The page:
January 27, 2016
Parents On Point launched to help young parents
Forrest Alton of the South Carolina Campaign to Prevent Teen Pregnancy, Conway Mayor Barbara Blain-Bellamy, Susan Canterbury of Family Outreach of Horry County, and Wallace Evans Jr. of A Father's Place announce the new program.
A new program called Parents On Point, which will provide support to pregnant and parenting teens and young adults in Horry County, was announced Jan. 19 in Conway. The program will assist with educational attainment, family planning, parenting skills, and access to services.
A Father's Place will serve as the local agency implementing the program along with Family Outreach of Horry County, a nonprofit dedicated to preventing poverty and child abuse and neglect by building strong families and happy, healthy home environments for babies and children. The Coastal Community Foundation will provide local fiscal support.
Wallace Evans Jr., executive director of A Father's Place, spoke of the challenges that face young parents and their children.
"The younger the parents, the more difficult the challenges that they're going to face and the bigger the obstacles that they're going to encounter," he said. "Young mothers and fathers are more likely to come from economically disadvantaged situations and families and have lower educational attainment than other parents. In turn, their children are going to experience more negative outcomes. It's a vicious cycle that continues to repeat itself."
Funding for this effort comes through the Office of Adolescent Health at U.S. Department of Health and Human Services. Children's Trust of South Carolina and the South Carolina Campaign to Prevent Teen Pregnancy serve as statewide partners in directing this effort. The Benefit Bank/SC Thrive and the South Carolina Center for Fathers and Families will help provide training, technical assistance and service links across the state.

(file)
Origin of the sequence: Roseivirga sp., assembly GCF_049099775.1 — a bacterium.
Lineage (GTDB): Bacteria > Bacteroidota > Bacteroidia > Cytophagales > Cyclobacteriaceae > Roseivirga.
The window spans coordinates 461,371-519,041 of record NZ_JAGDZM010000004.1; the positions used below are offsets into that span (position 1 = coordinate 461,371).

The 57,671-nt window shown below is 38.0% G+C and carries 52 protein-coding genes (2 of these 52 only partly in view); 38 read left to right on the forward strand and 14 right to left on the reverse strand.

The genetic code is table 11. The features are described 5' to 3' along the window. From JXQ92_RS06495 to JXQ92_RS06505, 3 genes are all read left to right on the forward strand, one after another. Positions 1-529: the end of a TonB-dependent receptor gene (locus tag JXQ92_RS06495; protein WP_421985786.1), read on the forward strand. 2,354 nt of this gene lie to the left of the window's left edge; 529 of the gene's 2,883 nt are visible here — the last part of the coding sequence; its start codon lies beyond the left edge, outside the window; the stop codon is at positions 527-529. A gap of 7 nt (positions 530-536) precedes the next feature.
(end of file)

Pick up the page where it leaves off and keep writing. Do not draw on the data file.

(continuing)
Teen birth rates in South Carolina have fallen by 61% since the early '90s, according to the SC Campaign to Prevent Teen Pregnancy. However, despite this remarkable success, South Carolina is still twelfth in the nation in teen birth rates, and many individual SC counties lag farther behind.
"The idea here to make sure we have a cohesive, communitywide effort that can roll out resources for pregnant and parenting teens, young mothers and fathers," Forrest Alton, the SC Campaign executive director, said. "We know this is a population in great need of access to education assistance, both high school and continuing education, access to health care resources, and access to life skills, job skills, and parenting skills. It's going to take a collaborative effort of a number of agencies to create a path forward for this very vulnerable population."